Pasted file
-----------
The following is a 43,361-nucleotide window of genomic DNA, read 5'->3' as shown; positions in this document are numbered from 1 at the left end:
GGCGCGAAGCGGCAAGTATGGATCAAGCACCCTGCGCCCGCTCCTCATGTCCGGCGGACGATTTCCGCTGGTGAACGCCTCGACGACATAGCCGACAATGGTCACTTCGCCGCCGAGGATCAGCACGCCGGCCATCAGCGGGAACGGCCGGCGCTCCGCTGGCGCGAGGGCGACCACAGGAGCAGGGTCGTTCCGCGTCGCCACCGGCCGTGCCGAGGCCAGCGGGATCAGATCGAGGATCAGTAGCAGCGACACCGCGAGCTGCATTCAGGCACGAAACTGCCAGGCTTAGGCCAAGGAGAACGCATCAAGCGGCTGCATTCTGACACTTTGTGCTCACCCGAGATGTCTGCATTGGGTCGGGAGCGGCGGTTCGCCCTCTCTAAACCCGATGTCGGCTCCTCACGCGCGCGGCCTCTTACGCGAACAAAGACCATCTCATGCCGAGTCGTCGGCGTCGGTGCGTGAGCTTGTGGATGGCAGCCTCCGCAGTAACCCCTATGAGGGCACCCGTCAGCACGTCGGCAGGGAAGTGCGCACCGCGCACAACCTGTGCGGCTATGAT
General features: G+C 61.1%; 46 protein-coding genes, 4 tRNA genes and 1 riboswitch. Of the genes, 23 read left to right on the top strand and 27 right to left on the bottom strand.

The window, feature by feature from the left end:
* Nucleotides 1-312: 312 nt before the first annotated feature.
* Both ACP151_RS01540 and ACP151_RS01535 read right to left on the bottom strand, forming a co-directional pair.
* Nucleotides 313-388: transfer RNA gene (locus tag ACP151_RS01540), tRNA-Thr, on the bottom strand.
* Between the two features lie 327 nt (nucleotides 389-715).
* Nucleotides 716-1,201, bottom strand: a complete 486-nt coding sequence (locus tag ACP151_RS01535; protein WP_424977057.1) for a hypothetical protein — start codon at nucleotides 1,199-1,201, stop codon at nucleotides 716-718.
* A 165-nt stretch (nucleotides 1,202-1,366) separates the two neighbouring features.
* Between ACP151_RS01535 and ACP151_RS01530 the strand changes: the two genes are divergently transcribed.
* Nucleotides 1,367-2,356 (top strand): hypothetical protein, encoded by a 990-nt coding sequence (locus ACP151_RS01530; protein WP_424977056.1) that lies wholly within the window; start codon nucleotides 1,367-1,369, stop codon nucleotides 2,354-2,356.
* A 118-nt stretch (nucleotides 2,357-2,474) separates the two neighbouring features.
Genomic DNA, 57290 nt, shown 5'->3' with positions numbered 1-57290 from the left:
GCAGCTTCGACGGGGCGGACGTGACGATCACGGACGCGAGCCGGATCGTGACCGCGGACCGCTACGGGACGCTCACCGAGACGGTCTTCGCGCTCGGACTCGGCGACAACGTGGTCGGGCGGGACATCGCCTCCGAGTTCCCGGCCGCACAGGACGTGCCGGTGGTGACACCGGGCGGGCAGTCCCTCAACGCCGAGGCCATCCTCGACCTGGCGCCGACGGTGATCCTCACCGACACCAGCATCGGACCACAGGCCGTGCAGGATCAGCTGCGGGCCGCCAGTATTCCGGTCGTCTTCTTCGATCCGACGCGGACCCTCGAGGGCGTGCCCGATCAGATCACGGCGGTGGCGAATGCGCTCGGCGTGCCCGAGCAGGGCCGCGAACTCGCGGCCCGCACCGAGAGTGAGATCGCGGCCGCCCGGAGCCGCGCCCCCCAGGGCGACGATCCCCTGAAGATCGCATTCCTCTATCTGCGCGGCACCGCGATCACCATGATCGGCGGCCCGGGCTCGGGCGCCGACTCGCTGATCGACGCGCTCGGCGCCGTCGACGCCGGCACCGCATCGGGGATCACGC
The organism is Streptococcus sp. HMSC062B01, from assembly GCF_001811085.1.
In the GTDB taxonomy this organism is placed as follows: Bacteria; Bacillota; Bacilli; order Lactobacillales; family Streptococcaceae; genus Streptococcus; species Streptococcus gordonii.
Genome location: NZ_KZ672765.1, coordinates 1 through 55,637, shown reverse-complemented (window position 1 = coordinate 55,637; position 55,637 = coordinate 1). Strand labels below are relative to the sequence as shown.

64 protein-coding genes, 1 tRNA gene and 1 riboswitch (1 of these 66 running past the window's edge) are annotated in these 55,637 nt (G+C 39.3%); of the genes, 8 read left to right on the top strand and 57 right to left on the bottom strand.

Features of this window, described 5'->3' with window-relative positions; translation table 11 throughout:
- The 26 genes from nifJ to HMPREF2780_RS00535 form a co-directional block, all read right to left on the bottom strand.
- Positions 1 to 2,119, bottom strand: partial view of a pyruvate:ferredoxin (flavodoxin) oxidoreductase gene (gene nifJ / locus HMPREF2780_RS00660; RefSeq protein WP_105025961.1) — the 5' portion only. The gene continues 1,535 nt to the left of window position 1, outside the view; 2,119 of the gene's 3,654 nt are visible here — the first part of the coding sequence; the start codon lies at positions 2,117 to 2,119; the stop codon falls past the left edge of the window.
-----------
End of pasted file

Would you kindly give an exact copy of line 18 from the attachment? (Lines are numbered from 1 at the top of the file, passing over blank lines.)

Genome location: NZ_KZ672765.1, coordinates 1 through 55,637, shown reverse-complemented (window position 1 = coordinate 55,637; position 55,637 = coordinate 1). Strand labels below are relative to the sequence as shown.